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Entrepreneur wants to put Canada’s old fleet to rest

Canada has around 60 ‘ships of concern’ waiting to be scrapped. ‘The problem is that ship recycling capacity is terrible in our part of the world,’ says Trevor Sexton, ceo of Catherwood Towing, based in British Columbia. ‘We must scale up – soon.’

Sexton tells Recycling International: ‘Our active fleet is very old with most vessels at least 50 years old. That’s why we are building a new site to recycle ships more efficiently in Canada.’ The businessman has been trying to get his foot in the door for four years. ‘Plans got more concrete about two years ago but we still have a way to go,’ he says over a cup of coffee at the recent Ship Recycling Conference in Rotterdam.

Switching off pilot mode

Currently, the only commercial yard is in Ontario, operated by Marine Recycling Corporation. The second closest is in Texas. ‘Neither are ideal because they involve going through narrow canals or going halfway around the country.’

Catherwood processed three ships last year and Sexton admits that’s a drop in the ocean compared to the 300 vessels at end-of-life stage. ‘We’re operating a small site, more or less in pilot mode. We’re talking about relatively small assets, maybe 20 000 tonnes a piece; barges and such.’

Canada’s ship recycling sector is still in its infancy and there is the blight of abandoned ships, mostly leisure vessels and outdated barges left in rivers or near marinas. ‘Some call them ghost ships,’ Sexton says. ‘The question is: “who will take responsibility?” No one is offering to clean up this mess.’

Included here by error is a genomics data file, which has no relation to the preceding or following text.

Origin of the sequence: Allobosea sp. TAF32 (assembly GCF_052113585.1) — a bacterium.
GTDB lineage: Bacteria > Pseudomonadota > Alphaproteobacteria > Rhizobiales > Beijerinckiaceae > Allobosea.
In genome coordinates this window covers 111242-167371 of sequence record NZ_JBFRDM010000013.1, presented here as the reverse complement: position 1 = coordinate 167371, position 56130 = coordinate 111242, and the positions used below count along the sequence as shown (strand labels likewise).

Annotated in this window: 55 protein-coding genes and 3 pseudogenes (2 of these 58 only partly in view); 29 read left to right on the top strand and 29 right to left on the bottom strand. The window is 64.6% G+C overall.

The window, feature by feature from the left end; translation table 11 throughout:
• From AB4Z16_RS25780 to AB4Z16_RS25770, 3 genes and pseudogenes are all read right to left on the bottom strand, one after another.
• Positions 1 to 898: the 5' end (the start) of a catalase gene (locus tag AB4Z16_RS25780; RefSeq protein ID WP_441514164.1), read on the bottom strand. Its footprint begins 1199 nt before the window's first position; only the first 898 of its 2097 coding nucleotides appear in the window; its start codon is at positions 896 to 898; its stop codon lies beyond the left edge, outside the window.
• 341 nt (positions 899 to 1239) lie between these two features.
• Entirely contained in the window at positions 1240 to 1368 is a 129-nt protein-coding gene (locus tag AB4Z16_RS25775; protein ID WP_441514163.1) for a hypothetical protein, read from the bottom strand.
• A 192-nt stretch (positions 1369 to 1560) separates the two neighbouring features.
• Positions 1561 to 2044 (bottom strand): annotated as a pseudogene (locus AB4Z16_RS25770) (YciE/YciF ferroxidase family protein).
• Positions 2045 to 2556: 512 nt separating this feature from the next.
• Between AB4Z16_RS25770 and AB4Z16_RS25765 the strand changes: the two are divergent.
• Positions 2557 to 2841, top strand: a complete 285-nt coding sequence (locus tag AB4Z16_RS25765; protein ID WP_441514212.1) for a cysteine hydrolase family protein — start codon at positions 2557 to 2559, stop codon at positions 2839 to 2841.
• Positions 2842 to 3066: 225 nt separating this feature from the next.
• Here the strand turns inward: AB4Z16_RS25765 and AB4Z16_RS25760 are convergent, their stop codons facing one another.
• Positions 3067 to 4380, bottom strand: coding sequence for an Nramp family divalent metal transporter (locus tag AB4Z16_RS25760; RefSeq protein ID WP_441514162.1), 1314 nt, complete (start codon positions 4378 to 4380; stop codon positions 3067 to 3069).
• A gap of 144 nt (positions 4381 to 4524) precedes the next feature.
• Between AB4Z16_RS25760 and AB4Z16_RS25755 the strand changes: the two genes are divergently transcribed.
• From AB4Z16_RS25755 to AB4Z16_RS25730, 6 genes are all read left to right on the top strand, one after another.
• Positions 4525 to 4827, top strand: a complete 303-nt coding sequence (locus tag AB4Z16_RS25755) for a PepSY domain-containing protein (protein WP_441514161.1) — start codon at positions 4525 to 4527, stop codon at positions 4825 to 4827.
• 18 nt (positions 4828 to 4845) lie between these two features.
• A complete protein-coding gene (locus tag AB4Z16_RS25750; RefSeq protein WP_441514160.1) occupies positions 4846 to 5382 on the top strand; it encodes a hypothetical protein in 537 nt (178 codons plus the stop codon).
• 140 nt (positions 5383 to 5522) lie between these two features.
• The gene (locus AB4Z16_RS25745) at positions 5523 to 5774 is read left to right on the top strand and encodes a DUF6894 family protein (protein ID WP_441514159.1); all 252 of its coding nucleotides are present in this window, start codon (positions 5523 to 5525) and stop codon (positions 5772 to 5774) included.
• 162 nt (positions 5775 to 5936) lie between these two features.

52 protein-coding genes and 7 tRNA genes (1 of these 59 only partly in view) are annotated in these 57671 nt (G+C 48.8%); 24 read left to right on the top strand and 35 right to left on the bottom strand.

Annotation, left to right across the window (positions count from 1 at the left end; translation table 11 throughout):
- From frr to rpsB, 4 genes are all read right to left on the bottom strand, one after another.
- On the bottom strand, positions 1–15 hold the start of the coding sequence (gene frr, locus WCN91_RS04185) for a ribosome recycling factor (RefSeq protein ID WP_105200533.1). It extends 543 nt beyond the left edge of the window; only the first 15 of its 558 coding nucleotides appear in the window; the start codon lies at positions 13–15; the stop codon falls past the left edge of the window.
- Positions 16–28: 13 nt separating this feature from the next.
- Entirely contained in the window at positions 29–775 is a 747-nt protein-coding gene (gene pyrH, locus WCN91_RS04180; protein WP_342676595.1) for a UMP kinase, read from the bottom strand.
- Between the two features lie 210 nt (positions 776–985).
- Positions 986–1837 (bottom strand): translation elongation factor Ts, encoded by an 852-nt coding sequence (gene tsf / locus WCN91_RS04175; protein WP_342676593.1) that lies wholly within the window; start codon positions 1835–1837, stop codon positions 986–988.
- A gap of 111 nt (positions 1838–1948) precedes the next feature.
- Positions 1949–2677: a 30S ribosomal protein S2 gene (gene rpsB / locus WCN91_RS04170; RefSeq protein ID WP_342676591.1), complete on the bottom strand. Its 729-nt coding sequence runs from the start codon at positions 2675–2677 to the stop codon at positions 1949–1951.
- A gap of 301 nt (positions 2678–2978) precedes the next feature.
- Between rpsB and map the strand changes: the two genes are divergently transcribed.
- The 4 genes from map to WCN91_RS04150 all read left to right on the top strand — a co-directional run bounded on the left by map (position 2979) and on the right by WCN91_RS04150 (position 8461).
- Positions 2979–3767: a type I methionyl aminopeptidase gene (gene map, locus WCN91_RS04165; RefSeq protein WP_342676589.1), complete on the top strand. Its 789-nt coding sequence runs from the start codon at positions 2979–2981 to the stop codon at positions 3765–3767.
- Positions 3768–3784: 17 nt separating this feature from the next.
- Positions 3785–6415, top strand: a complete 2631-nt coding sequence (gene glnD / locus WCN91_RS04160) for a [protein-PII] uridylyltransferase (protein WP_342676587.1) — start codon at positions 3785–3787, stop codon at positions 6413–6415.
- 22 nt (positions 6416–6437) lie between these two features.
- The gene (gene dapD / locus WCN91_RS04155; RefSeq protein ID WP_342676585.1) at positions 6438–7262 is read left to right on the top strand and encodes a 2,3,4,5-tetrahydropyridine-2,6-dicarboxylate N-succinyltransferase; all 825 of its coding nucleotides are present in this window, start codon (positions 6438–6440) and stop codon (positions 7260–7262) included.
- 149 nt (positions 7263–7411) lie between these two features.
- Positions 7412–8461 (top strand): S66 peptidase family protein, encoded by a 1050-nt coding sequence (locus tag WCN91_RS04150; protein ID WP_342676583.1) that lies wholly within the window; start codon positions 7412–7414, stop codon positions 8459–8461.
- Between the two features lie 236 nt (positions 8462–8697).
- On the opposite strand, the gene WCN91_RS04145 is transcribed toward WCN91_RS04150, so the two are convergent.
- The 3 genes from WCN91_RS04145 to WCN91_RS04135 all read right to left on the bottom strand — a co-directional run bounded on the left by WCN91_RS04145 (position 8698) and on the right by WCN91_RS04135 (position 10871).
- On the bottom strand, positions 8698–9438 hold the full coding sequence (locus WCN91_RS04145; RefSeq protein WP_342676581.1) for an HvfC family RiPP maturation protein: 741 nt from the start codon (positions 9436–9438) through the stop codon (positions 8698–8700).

Learning from leaders

He laments his team has faced a lot of ‘red tape’ in trying to scale up capacity. It doesn’t help, either, that large areas along the coast are off limits. ‘We must take protected environmental areas and indigenous groups into account. I understand we have to find the right balance and the right spot but this doesn’t leave us with a lot of options.’

Another challenge is that Canada has no concrete ship recycling regulations. ‘We are lagging behind, severely,’ Sexton says. ‘My team and I are looking to Europe for inspiration. That’s why we came all the way to Rotterdam. ‘We don’t have an annual conference on ship recycling; that would be amazing. But I’m more than willing to travel so I can learn from leaders in industry,’ he adds with a nod to his neighbours.

Out of the labyrinth

In a bid to increase momentum, Catherwood is working with the second largest steel producer in the US to take ship recycling to the next level. ‘I can’t give too many details. We are still collecting information about laws and certifications, taking samples, comparing notes; it’s a lot of trial and error.’

Sexton is actively surveying the best framework for recycling vessels. ‘It won’t surprise you to hear that there are good bits in the Hong Kong Convention, the Basel Convention and the International Ship Recycling Regulation,’ he says, adding he is overwhelmed by a general confusion, and different opinions and interpretations. ‘I’m new to the debate, obviously, but it’s a labyrinth of legislation.’

Sexton wants to the best elements from all individual regulations. ‘Is there such a thing as a perfect solution? Probably not. I’m glad we won’t have to start at square one. Ship recyclers in North America don’t have the luxury of time reinventing the wheel.’

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